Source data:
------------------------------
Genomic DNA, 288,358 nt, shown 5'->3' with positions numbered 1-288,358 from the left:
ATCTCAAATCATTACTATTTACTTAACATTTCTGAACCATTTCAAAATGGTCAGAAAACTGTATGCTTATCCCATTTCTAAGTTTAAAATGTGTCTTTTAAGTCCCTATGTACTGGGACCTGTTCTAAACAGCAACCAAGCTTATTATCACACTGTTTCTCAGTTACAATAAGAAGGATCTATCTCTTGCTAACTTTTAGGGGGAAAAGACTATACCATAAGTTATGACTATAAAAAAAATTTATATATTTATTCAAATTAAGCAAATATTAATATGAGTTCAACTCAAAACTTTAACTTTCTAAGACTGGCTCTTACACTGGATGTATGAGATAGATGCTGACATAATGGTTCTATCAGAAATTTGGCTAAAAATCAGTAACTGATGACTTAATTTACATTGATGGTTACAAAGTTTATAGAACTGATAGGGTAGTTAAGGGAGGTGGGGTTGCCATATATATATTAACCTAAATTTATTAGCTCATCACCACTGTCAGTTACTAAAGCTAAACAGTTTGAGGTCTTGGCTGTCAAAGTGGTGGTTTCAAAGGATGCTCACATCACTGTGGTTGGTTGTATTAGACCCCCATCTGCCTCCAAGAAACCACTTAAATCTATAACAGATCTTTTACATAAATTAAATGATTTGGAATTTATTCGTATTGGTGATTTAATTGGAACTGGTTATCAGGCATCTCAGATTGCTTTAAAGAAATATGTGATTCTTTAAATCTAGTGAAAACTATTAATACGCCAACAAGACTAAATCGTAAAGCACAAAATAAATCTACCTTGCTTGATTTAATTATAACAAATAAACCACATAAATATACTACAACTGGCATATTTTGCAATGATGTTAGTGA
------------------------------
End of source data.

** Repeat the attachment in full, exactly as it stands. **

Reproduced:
Genomic DNA, 288,358 nt, shown 5'->3' with positions numbered 1-288,358 from the left:
ATCTCAAATCATTACTATTTACTTAACATTTCTGAACCATTTCAAAATGGTCAGAAAACTGTATGCTTATCCCATTTCTAAGTTTAAAATGTGTCTTTTAAGTCCCTATGTACTGGGACCTGTTCTAAACAGCAACCAAGCTTATTATCACACTGTTTCTCAGTTACAATAAGAAGGATCTATCTCTTGCTAACTTTTAGGGGGAAAAGACTATACCATAAGTTATGACTATAAAAAAAATTTATATATTTATTCAAATTAAGCAAATATTAATATGAGTTCAACTCAAAACTTTAACTTTCTAAGACTGGCTCTTACACTGGATGTATGAGATAGATGCTGACATAATGGTTCTATCAGAAATTTGGCTAAAAATCAGTAACTGATGACTTAATTTACATTGATGGTTACAAAGTTTATAGAACTGATAGGGTAGTTAAGGGAGGTGGGGTTGCCATATATATATTAACCTAAATTTATTAGCTCATCACCACTGTCAGTTACTAAAGCTAAACAGTTTGAGGTCTTGGCTGTCAAAGTGGTGGTTTCAAAGGATGCTCACATCACTGTGGTTGGTTGTATTAGACCCCCATCTGCCTCCAAGAAACCACTTAAATCTATAACAGATCTTTTACATAAATTAAATGATTTGGAATTTATTCGTATTGGTGATTTAATTGGAACTGGTTATCAGGCATCTCAGATTGCTTTAAAGAAATATGTGATTCTTTAAATCTAGTGAAAACTATTAATACGCCAACAAGACTAAATCGTAAAGCACAAAATAAATCTACCTTGCTTGATTTAATTATAACAAATAAACCACATAAATATACTACAACTGGCATATTTTGCAATGATGTTAGTGA